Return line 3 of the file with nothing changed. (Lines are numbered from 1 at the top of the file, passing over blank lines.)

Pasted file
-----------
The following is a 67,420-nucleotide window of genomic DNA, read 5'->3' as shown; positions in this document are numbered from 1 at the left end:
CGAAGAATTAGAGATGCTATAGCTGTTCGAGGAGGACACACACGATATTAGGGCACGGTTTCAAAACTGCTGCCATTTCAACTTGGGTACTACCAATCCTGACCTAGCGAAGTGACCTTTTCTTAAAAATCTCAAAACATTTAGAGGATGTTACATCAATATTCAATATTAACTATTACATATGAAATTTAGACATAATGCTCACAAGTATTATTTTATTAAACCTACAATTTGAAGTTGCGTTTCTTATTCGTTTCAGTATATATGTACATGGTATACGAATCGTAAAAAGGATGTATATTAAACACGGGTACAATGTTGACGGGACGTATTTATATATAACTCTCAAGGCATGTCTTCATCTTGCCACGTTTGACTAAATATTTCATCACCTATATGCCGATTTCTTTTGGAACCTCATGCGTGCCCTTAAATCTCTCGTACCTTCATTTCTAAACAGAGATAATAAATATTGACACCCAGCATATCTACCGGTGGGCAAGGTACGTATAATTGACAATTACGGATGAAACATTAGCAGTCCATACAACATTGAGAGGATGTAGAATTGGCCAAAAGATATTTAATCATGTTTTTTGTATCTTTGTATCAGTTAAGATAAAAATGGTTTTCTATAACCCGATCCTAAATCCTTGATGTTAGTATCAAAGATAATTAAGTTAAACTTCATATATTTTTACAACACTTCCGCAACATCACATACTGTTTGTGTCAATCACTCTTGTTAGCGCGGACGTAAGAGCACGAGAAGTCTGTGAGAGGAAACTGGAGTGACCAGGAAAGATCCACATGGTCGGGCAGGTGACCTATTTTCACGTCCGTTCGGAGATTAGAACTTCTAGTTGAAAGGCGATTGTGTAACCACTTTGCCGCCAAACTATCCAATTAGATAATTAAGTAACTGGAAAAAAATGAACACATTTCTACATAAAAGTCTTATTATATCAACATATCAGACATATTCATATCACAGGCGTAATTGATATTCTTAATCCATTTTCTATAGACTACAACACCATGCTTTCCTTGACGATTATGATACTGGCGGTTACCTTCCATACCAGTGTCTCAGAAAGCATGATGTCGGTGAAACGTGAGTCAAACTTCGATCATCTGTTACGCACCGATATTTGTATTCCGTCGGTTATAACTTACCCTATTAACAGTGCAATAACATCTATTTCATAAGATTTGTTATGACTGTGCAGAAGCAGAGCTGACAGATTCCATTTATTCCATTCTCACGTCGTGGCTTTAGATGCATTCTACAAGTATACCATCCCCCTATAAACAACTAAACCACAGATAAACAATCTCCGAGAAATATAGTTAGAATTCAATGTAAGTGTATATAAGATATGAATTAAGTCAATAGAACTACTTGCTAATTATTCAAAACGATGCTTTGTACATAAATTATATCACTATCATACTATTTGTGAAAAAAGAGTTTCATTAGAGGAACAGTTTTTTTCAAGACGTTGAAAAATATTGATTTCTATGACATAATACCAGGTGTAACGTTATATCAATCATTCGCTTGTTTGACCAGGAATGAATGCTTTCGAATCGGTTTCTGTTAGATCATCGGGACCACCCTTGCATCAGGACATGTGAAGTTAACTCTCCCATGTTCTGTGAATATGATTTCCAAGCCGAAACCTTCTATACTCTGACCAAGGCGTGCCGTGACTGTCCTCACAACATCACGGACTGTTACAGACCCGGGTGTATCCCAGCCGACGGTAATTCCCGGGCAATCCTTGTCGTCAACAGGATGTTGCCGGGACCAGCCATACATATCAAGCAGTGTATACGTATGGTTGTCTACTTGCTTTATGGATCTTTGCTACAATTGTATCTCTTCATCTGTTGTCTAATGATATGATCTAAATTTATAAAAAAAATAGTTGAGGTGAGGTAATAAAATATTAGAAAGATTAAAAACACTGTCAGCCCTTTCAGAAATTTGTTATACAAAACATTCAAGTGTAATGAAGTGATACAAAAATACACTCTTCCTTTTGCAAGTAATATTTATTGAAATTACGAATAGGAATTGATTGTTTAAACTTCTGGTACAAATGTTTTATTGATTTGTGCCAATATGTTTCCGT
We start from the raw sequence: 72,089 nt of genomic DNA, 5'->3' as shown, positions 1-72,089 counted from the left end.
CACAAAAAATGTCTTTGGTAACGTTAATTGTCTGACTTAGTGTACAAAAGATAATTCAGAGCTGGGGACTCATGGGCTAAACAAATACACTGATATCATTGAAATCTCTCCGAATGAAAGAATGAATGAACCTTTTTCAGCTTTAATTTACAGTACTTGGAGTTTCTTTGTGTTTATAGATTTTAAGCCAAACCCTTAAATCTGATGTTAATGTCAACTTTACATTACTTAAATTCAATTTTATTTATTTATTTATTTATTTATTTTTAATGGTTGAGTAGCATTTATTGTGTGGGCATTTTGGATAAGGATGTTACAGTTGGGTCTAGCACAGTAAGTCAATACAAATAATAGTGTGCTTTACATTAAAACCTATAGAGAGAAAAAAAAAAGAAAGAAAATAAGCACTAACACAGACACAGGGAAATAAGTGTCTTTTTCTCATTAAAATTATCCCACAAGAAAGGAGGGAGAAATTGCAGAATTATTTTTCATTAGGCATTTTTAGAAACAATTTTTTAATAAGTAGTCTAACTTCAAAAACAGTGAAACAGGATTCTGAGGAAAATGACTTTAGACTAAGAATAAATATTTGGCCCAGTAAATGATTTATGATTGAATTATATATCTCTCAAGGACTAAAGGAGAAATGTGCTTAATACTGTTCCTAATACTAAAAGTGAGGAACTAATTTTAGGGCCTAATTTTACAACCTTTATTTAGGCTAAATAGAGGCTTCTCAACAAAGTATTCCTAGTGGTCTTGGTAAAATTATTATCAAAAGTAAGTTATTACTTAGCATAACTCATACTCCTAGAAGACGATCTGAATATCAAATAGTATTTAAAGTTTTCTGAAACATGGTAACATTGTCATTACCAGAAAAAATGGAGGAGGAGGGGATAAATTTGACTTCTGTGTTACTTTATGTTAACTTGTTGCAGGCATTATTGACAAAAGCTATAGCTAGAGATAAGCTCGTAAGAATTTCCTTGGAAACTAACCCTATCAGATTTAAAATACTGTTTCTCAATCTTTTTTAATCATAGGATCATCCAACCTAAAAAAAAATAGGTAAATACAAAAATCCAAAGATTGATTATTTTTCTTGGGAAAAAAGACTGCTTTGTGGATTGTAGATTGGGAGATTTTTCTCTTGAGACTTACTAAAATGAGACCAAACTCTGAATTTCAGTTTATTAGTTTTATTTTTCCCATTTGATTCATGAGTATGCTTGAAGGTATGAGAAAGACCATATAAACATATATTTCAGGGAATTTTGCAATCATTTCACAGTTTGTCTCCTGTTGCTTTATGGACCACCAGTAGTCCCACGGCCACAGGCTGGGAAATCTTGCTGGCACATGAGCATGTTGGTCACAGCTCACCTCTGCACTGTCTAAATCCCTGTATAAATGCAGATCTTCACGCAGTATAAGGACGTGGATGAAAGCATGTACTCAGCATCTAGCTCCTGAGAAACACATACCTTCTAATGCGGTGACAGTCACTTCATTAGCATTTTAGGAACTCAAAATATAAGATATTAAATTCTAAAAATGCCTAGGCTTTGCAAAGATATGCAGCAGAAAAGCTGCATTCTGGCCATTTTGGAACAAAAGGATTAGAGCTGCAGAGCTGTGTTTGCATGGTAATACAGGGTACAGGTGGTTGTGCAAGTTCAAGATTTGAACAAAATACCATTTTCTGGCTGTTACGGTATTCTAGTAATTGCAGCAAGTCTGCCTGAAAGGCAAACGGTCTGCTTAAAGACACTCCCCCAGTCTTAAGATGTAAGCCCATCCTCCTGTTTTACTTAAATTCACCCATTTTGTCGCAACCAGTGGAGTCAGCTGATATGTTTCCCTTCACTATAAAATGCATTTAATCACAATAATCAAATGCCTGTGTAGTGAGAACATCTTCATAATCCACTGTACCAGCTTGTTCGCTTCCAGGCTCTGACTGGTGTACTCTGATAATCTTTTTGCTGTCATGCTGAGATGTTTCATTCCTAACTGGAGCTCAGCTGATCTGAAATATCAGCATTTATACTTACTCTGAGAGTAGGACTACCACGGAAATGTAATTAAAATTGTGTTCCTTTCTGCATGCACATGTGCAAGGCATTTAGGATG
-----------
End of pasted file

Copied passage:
We start from the raw sequence: 72,089 nt of genomic DNA, 5'->3' as shown, positions 1-72,089 counted from the left end.